keywords = "Cellulose acetate, Elastin, Gelatin, Scaffolds, Skin tissue engineering",
author = "Shahla Khalili and Khorasani, {Saied Nouri} and Razavi, {Seyed Mohammad} and Batool Hashemibeni and Ali Tamayol",
year = "2019",
month = "4",
day = "1",
doi = "10.1007/s12010-018-2871-7",
language = "English (US)",
volume = "187",
pages = "1193--1203",
journal = "Applied Biochemistry and Biotechnology - Part A Enzyme Engineering and Biotechnology",
issn = "0273-2289",
publisher = "Humana Press",
number = "4",

}

TY - JOUR

T1 - Nanofibrous Scaffolds with Biomimetic Composition for Skin Regeneration

AU - Khalili, Shahla

AU - Khorasani, Saied Nouri

AU - Razavi, Seyed Mohammad

AU - Hashemibeni, Batool

AU - Tamayol, Ali

PY - 2019/4/1

Y1 - 2019/4/1

N2 - Treatments of skin injuries caused by trauma and diseases are among the most considerable medical problems. The use of scaffolds that can cover the wound area and support cellular ingrowth has shown great promise. However, mimicking the physicochemical properties of the native skin extracellular matrix (ECM) is essential for the successful integration of these scaffolds. Elastin has been known as the second main protein-based component of the native skin ECM. In this research, scaffolds containing gelatin, cellulose acetate, and elastin were fabricated using electrospinning. Subsequently, the effects of soluble elastin on the physical, mechanical, and biological properties of the prepared scaffolds were studied. The results confirmed that the presence of elastin in the composition changed the fiber morphology from straight to ribbon-like structure and decreased the swelling ratio and degradation rate of the scaffold. In vitro experiments showed that elastin-containing scaffolds supported the attachment and proliferation of fibroblast cells. Overall, the obtained results suggest the ternary blend of gelatin, cellulose acetate, and elastin as a good candidate for skin tissue engineering.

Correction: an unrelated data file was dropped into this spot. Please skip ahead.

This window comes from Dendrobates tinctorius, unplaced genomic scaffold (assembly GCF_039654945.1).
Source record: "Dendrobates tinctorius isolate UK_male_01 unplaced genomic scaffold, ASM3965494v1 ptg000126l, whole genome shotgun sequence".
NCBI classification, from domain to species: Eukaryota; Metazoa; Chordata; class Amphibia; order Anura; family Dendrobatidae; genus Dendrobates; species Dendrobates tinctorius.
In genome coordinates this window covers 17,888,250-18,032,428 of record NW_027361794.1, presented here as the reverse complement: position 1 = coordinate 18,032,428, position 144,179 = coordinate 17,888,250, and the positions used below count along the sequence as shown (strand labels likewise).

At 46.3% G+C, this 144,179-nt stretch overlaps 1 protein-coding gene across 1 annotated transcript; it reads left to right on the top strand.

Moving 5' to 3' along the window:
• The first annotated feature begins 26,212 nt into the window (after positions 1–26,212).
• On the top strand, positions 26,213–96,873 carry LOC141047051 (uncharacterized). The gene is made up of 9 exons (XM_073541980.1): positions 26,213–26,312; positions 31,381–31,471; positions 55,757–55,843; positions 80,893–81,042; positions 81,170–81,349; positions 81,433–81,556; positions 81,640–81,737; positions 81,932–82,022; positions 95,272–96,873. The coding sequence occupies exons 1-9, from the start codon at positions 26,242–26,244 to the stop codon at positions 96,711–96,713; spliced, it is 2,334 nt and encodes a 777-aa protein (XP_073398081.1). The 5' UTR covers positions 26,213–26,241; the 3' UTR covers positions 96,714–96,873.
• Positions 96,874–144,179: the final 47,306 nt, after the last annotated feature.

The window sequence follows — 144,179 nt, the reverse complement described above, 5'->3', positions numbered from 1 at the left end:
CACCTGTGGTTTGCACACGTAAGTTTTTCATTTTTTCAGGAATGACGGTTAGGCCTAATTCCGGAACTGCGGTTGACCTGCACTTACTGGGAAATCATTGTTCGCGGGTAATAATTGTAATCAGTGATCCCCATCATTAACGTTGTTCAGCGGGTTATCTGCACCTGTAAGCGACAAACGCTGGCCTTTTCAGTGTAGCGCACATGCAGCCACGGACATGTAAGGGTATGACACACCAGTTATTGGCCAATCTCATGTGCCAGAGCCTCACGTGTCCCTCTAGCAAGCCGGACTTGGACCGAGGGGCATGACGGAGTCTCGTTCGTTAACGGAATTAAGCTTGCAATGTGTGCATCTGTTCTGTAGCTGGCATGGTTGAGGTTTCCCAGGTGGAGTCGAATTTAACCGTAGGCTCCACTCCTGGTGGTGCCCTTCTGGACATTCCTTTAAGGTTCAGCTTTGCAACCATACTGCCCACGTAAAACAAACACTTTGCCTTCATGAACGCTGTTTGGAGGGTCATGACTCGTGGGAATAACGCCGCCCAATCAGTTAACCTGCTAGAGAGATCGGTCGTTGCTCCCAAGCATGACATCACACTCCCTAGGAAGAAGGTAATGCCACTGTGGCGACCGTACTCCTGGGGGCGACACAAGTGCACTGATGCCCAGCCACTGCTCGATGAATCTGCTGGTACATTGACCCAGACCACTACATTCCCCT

AB - Treatments of skin injuries caused by trauma and diseases are among the most considerable medical problems. The use of scaffolds that can cover the wound area and support cellular ingrowth has shown great promise. However, mimicking the physicochemical properties of the native skin extracellular matrix (ECM) is essential for the successful integration of these scaffolds. Elastin has been known as the second main protein-based component of the native skin ECM. In this research, scaffolds containing gelatin, cellulose acetate, and elastin were fabricated using electrospinning. Subsequently, the effects of soluble elastin on the physical, mechanical, and biological properties of the prepared scaffolds were studied. The results confirmed that the presence of elastin in the composition changed the fiber morphology from straight to ribbon-like structure and decreased the swelling ratio and degradation rate of the scaffold. In vitro experiments showed that elastin-containing scaffolds supported the attachment and proliferation of fibroblast cells. Overall, the obtained results suggest the ternary blend of gelatin, cellulose acetate, and elastin as a good candidate for skin tissue engineering.

KW - Cellulose acetate

KW - Elastin

KW - Gelatin

KW - Scaffolds

KW - Skin tissue engineering

UR - http://www.scopus.com/inward/record.url?scp=85053388382&partnerID=8YFLogxK

UR - http://www.scopus.com/inward/citedby.url?scp=85053388382&partnerID=8YFLogxK

U2 - 10.1007/s12010-018-2871-7

DO - 10.1007/s12010-018-2871-7

M3 - Article

VL - 187

SP - 1193

EP - 1203

JO - Applied Biochemistry and Biotechnology - Part A Enzyme Engineering and Biotechnology

JF - Applied Biochemistry and Biotechnology - Part A Enzyme Engineering and Biotechnology

SN - 0273-2289

IS - 4

ER -